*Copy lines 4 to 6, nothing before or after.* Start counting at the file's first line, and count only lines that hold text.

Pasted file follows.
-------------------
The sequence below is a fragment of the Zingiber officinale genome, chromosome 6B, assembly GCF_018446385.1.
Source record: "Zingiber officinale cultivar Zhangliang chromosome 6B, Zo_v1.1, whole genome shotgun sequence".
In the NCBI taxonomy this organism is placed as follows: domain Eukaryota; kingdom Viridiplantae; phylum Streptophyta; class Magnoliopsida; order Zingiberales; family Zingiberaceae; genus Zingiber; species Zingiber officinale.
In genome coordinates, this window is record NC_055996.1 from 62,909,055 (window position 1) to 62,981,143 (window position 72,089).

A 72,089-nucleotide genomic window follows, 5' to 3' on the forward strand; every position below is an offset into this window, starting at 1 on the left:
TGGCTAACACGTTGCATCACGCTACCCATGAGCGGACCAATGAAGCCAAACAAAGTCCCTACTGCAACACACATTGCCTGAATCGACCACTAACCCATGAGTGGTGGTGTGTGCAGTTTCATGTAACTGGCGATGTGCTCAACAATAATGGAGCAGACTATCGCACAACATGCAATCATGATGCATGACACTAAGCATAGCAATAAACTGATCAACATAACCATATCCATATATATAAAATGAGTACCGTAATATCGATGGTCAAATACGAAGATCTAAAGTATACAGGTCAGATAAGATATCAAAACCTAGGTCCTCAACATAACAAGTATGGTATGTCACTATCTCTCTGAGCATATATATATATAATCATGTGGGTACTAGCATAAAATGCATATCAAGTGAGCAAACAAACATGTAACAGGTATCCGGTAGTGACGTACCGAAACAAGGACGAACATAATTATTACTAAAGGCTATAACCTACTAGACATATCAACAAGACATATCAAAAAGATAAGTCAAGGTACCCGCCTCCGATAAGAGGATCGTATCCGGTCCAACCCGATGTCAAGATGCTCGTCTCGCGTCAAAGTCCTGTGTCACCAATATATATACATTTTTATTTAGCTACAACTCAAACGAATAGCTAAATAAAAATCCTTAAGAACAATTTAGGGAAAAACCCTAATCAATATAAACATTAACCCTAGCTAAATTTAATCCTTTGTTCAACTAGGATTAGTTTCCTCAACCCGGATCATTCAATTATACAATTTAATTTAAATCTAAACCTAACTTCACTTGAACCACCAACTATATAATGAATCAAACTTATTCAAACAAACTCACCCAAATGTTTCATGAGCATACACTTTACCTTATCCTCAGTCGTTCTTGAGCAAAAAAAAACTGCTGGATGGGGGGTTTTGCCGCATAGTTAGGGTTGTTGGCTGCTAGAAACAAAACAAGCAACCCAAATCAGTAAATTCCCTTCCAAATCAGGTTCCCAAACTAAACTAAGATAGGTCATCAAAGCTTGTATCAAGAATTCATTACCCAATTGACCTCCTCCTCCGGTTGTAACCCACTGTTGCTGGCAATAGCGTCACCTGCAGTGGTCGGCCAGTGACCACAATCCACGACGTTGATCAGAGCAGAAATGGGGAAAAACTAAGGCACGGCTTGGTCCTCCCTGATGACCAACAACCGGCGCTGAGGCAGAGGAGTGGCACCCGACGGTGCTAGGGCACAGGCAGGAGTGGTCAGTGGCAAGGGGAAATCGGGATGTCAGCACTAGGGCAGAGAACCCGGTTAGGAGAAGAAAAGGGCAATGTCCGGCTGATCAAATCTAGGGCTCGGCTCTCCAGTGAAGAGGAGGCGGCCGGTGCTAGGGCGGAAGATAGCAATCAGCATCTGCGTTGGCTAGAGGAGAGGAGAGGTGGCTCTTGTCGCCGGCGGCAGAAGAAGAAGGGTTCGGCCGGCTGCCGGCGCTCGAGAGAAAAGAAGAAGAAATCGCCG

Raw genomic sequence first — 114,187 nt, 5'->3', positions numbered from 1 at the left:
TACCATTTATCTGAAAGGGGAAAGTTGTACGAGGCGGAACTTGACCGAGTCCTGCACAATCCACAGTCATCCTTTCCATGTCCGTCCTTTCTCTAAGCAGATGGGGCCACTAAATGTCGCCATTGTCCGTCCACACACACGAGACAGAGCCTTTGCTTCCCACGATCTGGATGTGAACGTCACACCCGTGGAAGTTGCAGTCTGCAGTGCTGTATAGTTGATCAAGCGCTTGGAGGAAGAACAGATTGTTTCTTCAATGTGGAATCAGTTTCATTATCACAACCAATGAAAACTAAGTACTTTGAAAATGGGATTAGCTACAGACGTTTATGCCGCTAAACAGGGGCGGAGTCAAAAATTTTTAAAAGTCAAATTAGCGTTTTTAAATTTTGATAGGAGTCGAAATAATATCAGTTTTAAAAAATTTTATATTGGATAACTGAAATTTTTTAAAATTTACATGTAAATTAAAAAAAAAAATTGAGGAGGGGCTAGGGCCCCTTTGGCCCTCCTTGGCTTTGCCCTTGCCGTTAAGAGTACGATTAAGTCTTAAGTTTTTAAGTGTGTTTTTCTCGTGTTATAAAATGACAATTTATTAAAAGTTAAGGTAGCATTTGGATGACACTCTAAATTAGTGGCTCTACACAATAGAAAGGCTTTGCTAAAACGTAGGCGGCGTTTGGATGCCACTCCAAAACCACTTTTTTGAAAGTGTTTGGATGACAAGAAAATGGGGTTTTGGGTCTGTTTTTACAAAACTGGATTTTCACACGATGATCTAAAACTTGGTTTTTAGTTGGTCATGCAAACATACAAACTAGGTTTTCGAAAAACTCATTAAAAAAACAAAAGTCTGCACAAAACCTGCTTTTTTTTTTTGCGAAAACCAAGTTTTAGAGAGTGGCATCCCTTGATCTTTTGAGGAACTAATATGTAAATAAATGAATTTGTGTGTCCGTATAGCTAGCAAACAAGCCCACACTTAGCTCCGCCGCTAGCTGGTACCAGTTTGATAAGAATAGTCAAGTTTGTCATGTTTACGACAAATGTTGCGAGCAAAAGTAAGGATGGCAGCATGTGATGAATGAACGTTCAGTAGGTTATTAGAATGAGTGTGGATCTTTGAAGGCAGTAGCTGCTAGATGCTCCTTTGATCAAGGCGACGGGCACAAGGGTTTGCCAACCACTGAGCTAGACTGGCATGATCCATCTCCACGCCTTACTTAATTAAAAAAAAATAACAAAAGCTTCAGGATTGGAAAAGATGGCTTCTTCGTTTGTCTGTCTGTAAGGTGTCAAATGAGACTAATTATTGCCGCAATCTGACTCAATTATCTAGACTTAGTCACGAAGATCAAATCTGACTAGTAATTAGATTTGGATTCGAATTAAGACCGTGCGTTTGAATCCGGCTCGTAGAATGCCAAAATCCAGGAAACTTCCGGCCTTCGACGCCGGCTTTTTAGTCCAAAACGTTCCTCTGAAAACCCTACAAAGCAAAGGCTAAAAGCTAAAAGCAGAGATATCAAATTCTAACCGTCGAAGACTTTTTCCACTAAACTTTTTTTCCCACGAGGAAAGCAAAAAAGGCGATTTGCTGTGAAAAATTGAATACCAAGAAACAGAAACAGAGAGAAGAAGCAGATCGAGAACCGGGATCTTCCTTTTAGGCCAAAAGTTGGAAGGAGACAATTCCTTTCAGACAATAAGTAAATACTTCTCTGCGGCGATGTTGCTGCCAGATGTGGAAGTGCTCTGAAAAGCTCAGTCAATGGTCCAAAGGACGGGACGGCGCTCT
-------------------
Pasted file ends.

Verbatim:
In genome coordinates, this window is record NC_055996.1 from 62,909,055 (window position 1) to 62,981,143 (window position 72,089).

A 72,089-nucleotide genomic window follows, 5' to 3' on the forward strand; every position below is an offset into this window, starting at 1 on the left:
TGGCTAACACGTTGCATCACGCTACCCATGAGCGGACCAATGAAGCCAAACAAAGTCCCTACTGCAACACACATTGCCTGAATCGACCACTAACCCATGAGTGGTGGTGTGTGCAGTTTCATGTAACTGGCGATGTGCTCAACAATAATGGAGCAGACTATCGCACAACATGCAATCATGATGCATGACACTAAGCATAGCAATAAACTGATCAACATAACCATATCCATATATATAAAATGAGTACCGTAATATCGATGGTCAAATACGAAGATCTAAAGTATACAGGTCAGATAAGATATCAAAACCTAGGTCCTCAACATAACAAGTATGGTATGTCACTATCTCTCTGAGCATATATATATATAATCATGTGGGTACTAGCATAAAATGCATATCAAGTGAGCAAACAAACATGTAACAGGTATCCGGTAGTGACGTACCGAAACAAGGACGAACATAATTATTACTAAAGGCTATAACCTACTAGACATATCAACAAGACATATCAAAAAGATAAGTCAAGGTACCCGCCTCCGATAAGAGGATCGTATCCGGTCCAACCCGATGTCAAGATGCTCGTCTCGCGTCAAAGTCCTGTGTCACCAATATATATACATTTTTATTTAGCTACAACTCAAACGAATAGCTAAATAAAAATCCTTAAGAACAATTTAGGGAAAAACCCTAATCAATATAAACATTAACCCTAGCTAAATTTAATCCTTTGTTCAACTAGGATTAGTTTCCTCAACCCGGATCATTCAATTATACAATTTAATTTAAATCTAAACCTAACTTCACTTGAACCACCAACTATATAATGAATCAAACTTATTCAAACAAACTCACCCAAATGTTTCATGAGCATACACTTTACCTTATCCTCAGTCGTTCTTGAGCAAAAAAAAACTGCTGGATGGGGGGTTTTGCCGCATAGTTAGGGTTGTTGGCTGCTAGAAACAAAACAAGCAACCCAAATCAGTAAATTCCCTTCCAAATCAGGTTCCCAAACTAAACTAAGATAGGTCATCAAAGCTTGTATCAAGAATTCATTACCCAATTGACCTCCTCCTCCGGTTGTAACCCACTGTTGCTGGCAATAGCGTCACCTGCAGTGGTCGGCCAGTGACCACAATCCACGACGTTGATCAGAGCAGAAATGGGGAAAAACTAAGGCACGGCTTGGTCCTCCCTGATGACCAACAACCGGCGCTGAGGCAGAGGAGTGGCACCCGACGGTGCTAGGGCACAGGCAGGAGTGGTCAGTGGCAAGGGGAAATCGGGATGTCAGCACTAGGGCAGAGAACCCGGTTAGGAGAAGAAAAGGGCAATGTCCGGCTGATCAAATCTAGGGCTCGGCTCTCCAGTGAAGAGGAGGCGGCCGGTGCTAGGGCGGAAGATAGCAATCAGCATCTGCGTTGGCTAGAGGAGAGGAGAGGTGGCTCTTGTCGCCGGCGGCAGAAGAAGAAGGGTTCGGCCGGCTGCCGGCGCTCGAGAGAAAAGAAGAAGAAATCGCCG